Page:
Israel Prepares for COVID-19 Elections
Health officials spar with lawmakers as nation braces for trying times due to the pandemic and the fourth round of national elections in two years
Israel’s parliament on Tuesday dispersed yet again, plunging the beleaguered nation into its fourth election cycle in less than two years, after the government failed to pass a national budget.
While Israelis may feel stuck in an endless Groundhog Day-like loop, this time around Election Day is expected to feel entirely different, as citizens head to the polls on March 23 under the strains and fears of the coronavirus pandemic.
Israel’s three consecutive election cycles in 2019 and 2020 – brought on by parliament’s repeated failure to form a viable government – while exhausting and costly, occurred in the days before COVID-19 swept the globe.
On Tuesday, hours before the Knesset’s dissolution, the committee in charge of outlining the rules and guidelines for Election Day convened for a marathon session. With the deadline nearing and tensions running high, lawmakers passed a series of resolutions intended to enable the country to elect the next parliament amid the health crisis.
“There was real friction between health officials and the political side,” Prof. Hagai Levine, a member of the government’s coronavirus task force who attended the crucial meeting, told The Media Line.
“On the one hand, the health ministry essentially said ‘we’re in charge – it’s a health issue, we’ll make the rules,’” said Levine, an associate professor of epidemiology at the Hebrew University- Hadassah Braun School of Public Health and Community Medicine.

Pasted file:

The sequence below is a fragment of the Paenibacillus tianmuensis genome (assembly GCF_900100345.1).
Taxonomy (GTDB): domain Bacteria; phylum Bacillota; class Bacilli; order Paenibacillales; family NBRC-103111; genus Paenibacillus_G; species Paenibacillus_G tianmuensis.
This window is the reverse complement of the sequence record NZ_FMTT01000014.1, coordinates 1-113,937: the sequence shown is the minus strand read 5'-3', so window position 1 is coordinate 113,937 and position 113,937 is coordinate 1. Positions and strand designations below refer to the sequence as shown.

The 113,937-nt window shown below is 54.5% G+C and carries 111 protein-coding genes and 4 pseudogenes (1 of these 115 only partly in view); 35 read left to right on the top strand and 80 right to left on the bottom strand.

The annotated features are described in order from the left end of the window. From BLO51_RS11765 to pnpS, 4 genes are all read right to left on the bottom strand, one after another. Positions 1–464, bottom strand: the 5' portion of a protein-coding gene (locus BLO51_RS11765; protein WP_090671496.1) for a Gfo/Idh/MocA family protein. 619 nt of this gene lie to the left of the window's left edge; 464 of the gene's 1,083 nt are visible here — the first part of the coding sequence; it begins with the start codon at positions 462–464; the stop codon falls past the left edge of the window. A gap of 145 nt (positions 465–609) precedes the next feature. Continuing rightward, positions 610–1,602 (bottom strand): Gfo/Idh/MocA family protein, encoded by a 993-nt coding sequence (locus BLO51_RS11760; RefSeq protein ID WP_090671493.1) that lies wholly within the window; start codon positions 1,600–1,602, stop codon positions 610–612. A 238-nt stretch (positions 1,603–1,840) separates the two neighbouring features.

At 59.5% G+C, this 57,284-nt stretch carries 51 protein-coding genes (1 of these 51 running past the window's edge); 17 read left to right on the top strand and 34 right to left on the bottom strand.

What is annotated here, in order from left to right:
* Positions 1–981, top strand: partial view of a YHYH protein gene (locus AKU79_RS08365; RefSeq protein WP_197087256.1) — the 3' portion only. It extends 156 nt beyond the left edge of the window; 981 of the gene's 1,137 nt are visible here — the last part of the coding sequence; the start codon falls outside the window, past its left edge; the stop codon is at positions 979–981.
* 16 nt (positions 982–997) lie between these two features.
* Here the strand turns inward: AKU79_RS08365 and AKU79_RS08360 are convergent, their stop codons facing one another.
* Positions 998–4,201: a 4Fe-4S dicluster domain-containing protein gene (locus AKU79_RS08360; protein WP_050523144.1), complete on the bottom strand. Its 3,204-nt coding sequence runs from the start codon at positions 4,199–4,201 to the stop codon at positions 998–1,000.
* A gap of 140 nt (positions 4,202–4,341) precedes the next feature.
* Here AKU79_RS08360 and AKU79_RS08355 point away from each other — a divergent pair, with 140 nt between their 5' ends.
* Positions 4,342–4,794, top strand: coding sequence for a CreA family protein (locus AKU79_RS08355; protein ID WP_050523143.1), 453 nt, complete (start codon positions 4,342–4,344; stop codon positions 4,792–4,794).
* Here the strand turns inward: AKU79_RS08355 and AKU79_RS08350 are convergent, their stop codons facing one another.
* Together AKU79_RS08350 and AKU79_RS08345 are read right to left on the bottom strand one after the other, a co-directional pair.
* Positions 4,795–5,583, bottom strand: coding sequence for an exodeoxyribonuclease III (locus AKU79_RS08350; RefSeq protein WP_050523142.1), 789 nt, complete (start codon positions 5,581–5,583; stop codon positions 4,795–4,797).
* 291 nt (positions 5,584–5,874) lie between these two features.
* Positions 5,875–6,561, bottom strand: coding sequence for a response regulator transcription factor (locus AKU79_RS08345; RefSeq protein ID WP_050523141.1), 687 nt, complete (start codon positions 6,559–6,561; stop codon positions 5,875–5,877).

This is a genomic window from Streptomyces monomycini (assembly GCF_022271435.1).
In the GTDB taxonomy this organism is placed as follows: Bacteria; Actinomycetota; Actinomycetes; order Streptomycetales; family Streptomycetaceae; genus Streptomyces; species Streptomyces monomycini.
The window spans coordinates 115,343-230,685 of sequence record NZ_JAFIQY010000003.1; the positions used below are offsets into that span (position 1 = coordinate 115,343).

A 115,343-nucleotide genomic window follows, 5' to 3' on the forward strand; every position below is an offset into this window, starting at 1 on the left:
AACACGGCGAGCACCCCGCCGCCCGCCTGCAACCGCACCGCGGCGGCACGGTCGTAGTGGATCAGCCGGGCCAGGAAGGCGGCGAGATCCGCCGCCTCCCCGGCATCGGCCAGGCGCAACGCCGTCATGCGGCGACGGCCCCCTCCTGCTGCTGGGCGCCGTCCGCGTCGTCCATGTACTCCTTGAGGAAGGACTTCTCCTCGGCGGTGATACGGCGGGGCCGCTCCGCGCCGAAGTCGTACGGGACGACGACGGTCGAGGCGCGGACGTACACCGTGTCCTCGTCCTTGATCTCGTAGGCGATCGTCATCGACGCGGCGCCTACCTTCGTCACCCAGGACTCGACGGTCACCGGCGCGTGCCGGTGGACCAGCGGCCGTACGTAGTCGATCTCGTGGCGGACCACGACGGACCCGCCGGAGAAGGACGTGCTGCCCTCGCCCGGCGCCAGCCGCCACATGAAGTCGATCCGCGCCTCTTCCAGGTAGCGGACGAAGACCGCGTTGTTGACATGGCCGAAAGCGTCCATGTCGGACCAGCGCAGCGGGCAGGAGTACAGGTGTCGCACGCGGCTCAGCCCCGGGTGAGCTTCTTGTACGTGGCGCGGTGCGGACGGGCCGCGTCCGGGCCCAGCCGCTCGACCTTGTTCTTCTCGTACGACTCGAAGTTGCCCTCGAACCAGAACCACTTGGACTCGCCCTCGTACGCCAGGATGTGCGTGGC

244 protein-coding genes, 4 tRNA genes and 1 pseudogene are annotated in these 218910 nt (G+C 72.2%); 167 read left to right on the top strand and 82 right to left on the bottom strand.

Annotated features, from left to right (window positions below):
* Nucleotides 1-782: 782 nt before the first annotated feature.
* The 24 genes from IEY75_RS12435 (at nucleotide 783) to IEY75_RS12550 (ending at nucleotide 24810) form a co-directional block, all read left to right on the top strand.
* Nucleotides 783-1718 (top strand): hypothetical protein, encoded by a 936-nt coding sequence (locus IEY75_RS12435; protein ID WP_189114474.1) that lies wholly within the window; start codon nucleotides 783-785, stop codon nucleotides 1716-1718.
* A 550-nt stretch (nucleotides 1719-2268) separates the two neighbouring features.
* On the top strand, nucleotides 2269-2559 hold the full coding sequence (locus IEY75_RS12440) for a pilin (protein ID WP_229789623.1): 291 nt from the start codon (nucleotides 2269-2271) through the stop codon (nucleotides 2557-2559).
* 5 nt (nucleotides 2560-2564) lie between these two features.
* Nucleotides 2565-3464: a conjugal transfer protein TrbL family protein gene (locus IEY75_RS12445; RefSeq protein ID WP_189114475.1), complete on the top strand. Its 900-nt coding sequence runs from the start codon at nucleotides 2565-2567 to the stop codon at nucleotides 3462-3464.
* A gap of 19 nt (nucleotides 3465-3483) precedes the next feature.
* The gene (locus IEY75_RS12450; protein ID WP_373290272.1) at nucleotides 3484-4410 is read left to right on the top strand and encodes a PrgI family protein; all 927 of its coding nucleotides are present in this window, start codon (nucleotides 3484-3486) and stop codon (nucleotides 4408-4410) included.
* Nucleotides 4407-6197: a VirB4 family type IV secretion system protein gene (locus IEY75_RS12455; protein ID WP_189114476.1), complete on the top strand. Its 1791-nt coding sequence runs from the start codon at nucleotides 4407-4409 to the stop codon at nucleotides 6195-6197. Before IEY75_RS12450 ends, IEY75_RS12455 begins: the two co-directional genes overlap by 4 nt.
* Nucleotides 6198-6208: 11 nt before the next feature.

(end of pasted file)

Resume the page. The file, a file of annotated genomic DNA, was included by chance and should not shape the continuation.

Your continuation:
“On the other hand, election committee members explained that this is a democratic issue, that everyone’s right to vote must be upheld and everyone should adapt to make that possible,” he said.
You’re talking about tens of thousands of confirmed patients coming out to vote. That poses a grave risk
In one tense exchange, Dr. Sharon Alroy-Preis, the Health Ministry’s head of Public Health Services, accused the committee of endangering the public. “You’re talking about tens of thousands of confirmed patients coming out to vote. That poses a grave risk,” she warned.
Orly Adas, the director general of the Central Election Commission, which is responsible for carrying out national elections for the Knesset, replied that “while some here today try to paint us as not caring about public safety, let’s be clear we’re concerned about it just as much as anyone else. We will do the best we can to prevent infections on Election Day.”
Levine explained that much of the pressure was a result of the time constraint.
“You can’t change the rules of the game midway through. The Knesset had to decide how to conduct these elections before it dissolved itself. You can’t invent new voting methods or protocols after elections were called,” he said.
The decisions reached by the committee include: placing designated polling booths in every city and town for infected voters only, and that other, separate booths will be used by those in quarantine.